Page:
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A look at some peculiar names for some Missouri Towns 
and why'd they name it that.  Transcribed from a book
by C.H. Curtis.

ADVANCE (Stoddard County) Originally called Lakeville, the Houck 
Railroad kept relocating toward Cape Girardeau because of reported
high water, and the town "advanced" with it, until 1882, when the
name was changed.

AGENCY (Buchanan County)  A settlement sprang up near an Osage, Sac,
and Indian agency by a ford on the Platte River on a trail from Clay
County to the Blacksnake Hills.  Platted in 1863, Robert Gilmore had
established a ferry here in 1839.  

AID (Stoddard County) The town was laid out in 1904 by J.W. Cooper,
one of the original settlers, and named for his "first" son, Aid.

ALL (Webster County)  When ask what he was going to call the town, 
the new postermaster replied, in jest, "It's a post office, that's

ALLEY (Shannon County) Named for John Alley, who settled in the area
prior to the Civil War and built a mill (that still stands) by Jack's
Fork River.  A post office from 1884 to 1950, the name was changed to 
Alley Spring in 1949 at the suggestion of Edna and Harvey Staples,
the postmaster.

ANUTT (Dent County) A post office from 1890 to 1963, the town was 
named for Miss Annet Lenox, the local teacher, by a former pupil who
was a rather poor speller.

ARROW ROCK (Saline County) In 1829, the town was called New 
Philadelphia.  The name was changed in 1883 to reflect a local Indian
legend: a contest was held between a group of young warriors who 
assembled on a sand bar opposite the cliff to compete with bow and
arrow for the hand of the chief's daughter.  The winner shot his 
arrow so far that it lodgd in the far stone bluff.

AUGUSTA (St. Charles County)  First named Mt. Pleasant in 1836, it
had to be changed when a post office was established in 1842, because
there already was a Mt. Pleasant in Dallas County.  It was renamed for
founder Leonard Harrold's wife Augusta.

AVA (Douglas County)  Laid out and named in 1870 by James Hailey for
a biblical city from the book of Judges.  In Hebrew, "ava" is said tpo
mean "overthrowing." According to local lore, the naming may have been
intended to be a humorous reference to Ava's "overthrowing" of its 
rival Vera Cruz for the county seat by stealing court records and 
establishing Ava as the officail head of the county.  It was first
called Militia Springs, because Union troops had wintered there 
during the Civil War.

BACHELOR (Callaway County) Named for nearby Bachelor Creek, so called
for a band of brave men living there who stubbornly refused to be led
to the alter, and who had helped settle the area around 1875.  

BARING (Knox County) Designated in 1888 to honor the Baring brothers of 
London, who advanced $70 million to establish the Atchinson, Topeka &
Santa Fe Railroad that ran through the community.  

BELLFLOWER (Montgomery County) John W. Schowengerdt, owner of the site,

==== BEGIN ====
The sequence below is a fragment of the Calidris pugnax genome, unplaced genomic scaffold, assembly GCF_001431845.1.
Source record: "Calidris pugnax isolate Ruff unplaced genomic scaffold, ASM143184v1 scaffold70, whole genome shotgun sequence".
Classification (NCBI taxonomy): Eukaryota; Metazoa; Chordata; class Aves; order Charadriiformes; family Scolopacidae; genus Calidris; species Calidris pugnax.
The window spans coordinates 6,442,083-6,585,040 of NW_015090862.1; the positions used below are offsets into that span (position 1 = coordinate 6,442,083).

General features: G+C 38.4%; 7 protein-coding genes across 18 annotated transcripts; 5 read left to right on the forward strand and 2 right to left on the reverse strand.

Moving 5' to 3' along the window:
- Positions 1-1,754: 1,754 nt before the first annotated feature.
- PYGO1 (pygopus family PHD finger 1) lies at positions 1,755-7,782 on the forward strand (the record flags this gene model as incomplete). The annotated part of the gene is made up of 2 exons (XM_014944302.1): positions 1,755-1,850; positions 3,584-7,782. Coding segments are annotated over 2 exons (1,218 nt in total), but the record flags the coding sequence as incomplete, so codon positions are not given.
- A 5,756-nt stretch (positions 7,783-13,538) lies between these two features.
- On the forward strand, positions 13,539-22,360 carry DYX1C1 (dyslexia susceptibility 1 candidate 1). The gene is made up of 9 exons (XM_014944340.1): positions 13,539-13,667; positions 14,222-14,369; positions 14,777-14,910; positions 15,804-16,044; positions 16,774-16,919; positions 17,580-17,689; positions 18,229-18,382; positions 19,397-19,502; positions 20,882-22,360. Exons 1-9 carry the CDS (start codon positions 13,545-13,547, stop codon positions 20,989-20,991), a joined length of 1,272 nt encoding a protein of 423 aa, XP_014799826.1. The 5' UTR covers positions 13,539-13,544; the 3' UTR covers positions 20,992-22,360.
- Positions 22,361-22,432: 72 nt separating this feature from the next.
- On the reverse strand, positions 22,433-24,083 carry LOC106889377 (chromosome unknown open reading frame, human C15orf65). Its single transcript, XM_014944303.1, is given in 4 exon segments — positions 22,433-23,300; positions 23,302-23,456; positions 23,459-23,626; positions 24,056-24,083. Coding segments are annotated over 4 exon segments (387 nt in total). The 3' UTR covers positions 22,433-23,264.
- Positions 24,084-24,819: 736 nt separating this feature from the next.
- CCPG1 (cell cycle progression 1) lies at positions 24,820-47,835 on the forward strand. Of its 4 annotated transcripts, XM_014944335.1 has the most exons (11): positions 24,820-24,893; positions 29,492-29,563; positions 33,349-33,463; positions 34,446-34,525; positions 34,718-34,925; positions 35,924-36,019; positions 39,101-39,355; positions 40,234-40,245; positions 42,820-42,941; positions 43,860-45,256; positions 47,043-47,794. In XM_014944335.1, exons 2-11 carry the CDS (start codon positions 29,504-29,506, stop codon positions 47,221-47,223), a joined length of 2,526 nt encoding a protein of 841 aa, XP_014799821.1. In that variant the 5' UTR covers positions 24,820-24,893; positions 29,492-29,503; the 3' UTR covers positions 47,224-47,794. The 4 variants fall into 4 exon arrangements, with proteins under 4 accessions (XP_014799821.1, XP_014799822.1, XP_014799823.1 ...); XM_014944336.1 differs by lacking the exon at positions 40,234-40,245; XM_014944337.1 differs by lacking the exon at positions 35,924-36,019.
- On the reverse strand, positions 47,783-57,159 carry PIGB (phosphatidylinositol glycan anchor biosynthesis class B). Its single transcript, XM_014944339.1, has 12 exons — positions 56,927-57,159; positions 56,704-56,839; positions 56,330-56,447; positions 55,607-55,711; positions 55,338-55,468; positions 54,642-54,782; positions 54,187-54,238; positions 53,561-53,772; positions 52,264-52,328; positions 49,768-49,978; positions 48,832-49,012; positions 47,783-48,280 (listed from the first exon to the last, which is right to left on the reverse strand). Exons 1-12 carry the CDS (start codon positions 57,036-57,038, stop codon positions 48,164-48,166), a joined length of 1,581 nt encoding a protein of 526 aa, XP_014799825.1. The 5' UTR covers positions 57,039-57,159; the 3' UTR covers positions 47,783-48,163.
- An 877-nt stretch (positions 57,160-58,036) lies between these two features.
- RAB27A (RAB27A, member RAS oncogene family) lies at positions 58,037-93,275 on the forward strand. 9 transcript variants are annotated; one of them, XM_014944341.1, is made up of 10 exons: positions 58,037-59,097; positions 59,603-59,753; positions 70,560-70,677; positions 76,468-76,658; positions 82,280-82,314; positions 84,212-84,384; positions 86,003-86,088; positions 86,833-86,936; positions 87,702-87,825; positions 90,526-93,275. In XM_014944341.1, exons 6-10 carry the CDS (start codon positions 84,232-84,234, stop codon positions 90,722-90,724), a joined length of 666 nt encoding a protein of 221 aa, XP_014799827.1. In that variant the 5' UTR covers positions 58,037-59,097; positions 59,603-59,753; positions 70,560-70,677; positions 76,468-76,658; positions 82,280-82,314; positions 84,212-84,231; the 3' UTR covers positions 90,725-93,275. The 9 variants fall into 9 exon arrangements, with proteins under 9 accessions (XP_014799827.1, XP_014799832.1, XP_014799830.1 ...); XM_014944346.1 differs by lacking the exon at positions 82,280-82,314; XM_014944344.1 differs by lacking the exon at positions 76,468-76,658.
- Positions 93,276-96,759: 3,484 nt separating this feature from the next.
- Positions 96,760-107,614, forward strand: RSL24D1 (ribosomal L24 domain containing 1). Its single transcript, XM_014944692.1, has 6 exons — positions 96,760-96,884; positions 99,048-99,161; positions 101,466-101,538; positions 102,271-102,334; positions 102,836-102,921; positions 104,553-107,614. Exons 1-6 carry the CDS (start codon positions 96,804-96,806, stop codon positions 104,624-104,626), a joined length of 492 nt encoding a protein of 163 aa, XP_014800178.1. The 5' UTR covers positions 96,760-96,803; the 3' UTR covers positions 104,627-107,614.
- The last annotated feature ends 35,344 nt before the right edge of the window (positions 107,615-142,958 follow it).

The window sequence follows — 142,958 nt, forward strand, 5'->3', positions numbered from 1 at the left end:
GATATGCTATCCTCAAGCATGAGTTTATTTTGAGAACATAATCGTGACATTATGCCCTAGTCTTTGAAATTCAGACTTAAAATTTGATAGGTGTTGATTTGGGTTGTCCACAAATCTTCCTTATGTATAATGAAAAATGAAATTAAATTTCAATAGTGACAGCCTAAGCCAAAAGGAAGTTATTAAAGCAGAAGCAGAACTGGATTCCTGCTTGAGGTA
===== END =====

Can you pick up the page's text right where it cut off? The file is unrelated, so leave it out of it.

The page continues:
probably named it for the small, pink "bell-shaped" flowers which grew
profusely in the fields; some say he named it for his sister, Belle
Moorhead, in 1887.

BENDAVIS (Texas County) James J. Burns, owner of a local orchard, wanted
to advertise his version of the hardy southern apple, the "Ben Davis."
His elaborately platted town is recorded in the county seat, but only
a store and post office (1907) materialized.

BILLMORE (Oregon County) At one time called Billmore Hollow, the area
was settled after the Civil War by a William Moore, more commonly known
as Bill Moore (or More). A small village with a post office (1885-1906)
evolved, but no longer remains.

BLACK JACK (St. Louis County) Around 1872, a town grew up on the site 
of a grove of black jack trees, which was a stopover meeting place for
traders going to and from St. Louis. It is not recorded whether or not
cards were played.

BLAND (Gasconade County) Named in honor Richard P. Bland, U.S. Congressman
from Missouri in the late 1800's.  Bland was the leading candidate for
the Democratic Party nomination for President in 1896, until William
Jennings Bryan's famous "Cross of Gold" speech won him the spot.

BLUE EYE (Stone County) Believed to be so-named, in 1870 for the brilliant
blue eye of the town's first postmaster, Elmer Butler.

BOIS d'ARC (Greene County) The name is french for "wood of the bow"
(now commonly called "Osage orange"), a strong, pliable hedgeapple
tree local Indians used for their weapons. From 1847 to 1868, the 
town name was spelled "Bow Dark."

BOSS (Dent County) Named for Marion Nelson, who was boss of the nearby
lumbering crews; although some say it was named for the brand of gloves
they used, which were prominently displayed on the countertop at the
local store where a group was meeting to decide the name of the new
post office in 1901.

BOURBON (Crawford County) Newly imported bourbon whiskey was sold by
Richard Turner and his partner, a Mr. Lamar, at their store to the 
railroad construction crews.  The business became known as the 
"bourbon store," and eventually the area was called Bourbon with
the establishment of a post office in 1853.

BRANSON (Taney County) Named for R.S. Branson, first postmaster, in
1882.  Changed to Lucia in 1902, due to an acquired dislike for the 
Branson family.  The town was renamed Branson in 1908. 

BRIDGETON (St. Louis County)  

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